You must be paid at least twice a month on regular paydays, except that executives and supervisors may be paid monthly. If you leave your employment, your employer must pay the wages you are owed by the next payday. If you are on strike, the employer can delay the payment for up to ten more days.


  • If you are wrongfully denied the minimum wage, overtime, or other pay to which you are entitled, contact Office of Wage and Hour Compliance, New Jersey Department of Labor (609)292-2337

Workers Compensation
     An employer is required to give you notice about what company (possibly the employer itself) insures you against losses from being unable to work due to a work-related illness or injury. This only applies to injury that arose out of or happened in your employment. This excludes injuries at work resulting from deliberate self-harm, alcohol and drug induced injuries, some losses caused by your failure to use a safety device that was provided, and injuries arising from recreational activities of your own while at work.
     Workers compensation insurance pays your medical expenses and gives you the following benefits:

  • Temporary Disability Benefits: If you must be out of work more than seven days, due to a work-related illness or injury, you can get 70 percent of your pay, subject to certain caps, for up to 400 weeks.
  • Total Permanent Disability: If you are completely and permanently disabled, you can get this amount for the rest of your life. The initial payments are for 450 weeks. After that, if you cannot be rehabilitated, the payments become permanent. Any money you earn from work is deducted.
  • Partial Permanent Disability: Partial permanent disability applies if only a particular part of your body is permanently disabled. Schedules determine how much you receive based on the part of the body that is involved and the percentage of disability that is found.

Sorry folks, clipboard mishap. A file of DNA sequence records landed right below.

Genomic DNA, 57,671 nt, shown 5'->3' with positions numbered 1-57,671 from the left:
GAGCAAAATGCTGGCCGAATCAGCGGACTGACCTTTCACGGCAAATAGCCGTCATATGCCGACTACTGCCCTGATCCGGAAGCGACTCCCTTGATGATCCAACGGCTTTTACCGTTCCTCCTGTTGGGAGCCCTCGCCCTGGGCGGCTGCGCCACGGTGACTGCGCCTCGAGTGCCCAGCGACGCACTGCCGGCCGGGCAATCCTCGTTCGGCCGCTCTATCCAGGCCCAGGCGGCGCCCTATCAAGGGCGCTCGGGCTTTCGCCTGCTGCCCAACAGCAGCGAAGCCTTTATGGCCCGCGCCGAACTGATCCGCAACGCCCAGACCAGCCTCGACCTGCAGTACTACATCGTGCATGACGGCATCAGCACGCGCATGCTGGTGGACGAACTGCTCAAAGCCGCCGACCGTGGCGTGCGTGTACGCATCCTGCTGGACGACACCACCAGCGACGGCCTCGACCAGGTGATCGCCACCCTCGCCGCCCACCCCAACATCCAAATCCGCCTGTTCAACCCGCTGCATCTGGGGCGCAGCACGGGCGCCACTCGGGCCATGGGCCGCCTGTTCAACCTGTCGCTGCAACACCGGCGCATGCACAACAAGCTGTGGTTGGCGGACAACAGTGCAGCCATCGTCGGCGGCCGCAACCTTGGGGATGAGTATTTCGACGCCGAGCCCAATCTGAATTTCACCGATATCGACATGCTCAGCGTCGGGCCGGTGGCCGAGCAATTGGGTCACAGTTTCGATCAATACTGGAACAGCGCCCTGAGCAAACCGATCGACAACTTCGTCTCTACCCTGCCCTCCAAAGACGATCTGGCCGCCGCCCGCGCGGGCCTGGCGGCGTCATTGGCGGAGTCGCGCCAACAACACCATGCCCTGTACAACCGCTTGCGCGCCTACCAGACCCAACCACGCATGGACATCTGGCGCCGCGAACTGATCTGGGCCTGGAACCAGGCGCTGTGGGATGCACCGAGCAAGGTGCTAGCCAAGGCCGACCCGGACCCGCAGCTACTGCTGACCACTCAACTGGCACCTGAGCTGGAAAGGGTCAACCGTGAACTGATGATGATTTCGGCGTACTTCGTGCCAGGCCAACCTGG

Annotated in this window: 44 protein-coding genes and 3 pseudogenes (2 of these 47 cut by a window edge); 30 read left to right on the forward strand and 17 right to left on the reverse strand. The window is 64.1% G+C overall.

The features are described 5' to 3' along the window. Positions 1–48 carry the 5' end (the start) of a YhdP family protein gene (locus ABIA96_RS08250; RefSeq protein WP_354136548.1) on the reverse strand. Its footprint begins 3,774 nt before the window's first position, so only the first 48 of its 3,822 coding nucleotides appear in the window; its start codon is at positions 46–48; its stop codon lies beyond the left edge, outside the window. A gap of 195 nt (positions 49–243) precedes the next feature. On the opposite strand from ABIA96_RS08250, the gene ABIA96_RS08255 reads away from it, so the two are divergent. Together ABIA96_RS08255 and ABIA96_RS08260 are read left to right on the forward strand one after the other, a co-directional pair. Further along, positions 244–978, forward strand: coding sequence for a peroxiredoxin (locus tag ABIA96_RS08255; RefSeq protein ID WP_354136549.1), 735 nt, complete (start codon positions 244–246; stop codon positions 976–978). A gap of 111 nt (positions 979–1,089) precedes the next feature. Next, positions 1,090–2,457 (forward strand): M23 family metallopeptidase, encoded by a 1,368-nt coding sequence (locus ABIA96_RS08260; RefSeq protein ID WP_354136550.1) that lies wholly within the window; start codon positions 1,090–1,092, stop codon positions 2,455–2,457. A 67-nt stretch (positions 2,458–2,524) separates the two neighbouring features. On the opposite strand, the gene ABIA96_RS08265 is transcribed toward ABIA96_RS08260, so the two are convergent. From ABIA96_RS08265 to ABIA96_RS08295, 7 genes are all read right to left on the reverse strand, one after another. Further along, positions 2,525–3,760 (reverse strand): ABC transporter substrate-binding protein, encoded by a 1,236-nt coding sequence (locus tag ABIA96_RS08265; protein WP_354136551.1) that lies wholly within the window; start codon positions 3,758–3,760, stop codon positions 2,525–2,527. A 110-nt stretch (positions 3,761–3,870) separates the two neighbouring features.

• Dependent Benefits: If you die from the work-related injury, your dependents get ongoing benefits based on a percentage of your wages. These are given to your husband until he remarries and to your children up to age 18. Benefits to a spouse are reduced after 450 weeks by the amount the spouse earns. Payment of $3,500 is also paid for last medical bills and funeral expenses, even if you have no dependents.

What To Do
    Notify your employer about the illness or injury when it happens. Ordinarily, you must do so in writing within 14 days, but the notice can be given within up to 90 days for a good reason. For an occupational disease, the notice must come within 90 days of the time you knew or should have known it was work-related or within five months of the time you stop contact with the cause of the disease.

  • Consider hiring a workers’ compensation lawyer. The Workers’ Compensation judge can award the lawyer up to 20 percent of the award, though part of that cost may be charged to the employer.
  • Talk to your employer (through your lawyer, if you have one) and see if you can agree on an amount of compensation.
  • File any agreement with the Division of Workers Compensation, which must approve to make the agreement binding.
  • If the employer will not enter an agreement or stops making agreed payments, get a "formal claim petition" from Workers’ Compensation.
  • File the petition within two years of either the accident or of your employers’ failure to continue agreed payments.
  • It is unlawful for your employer to fire you for filing the claim.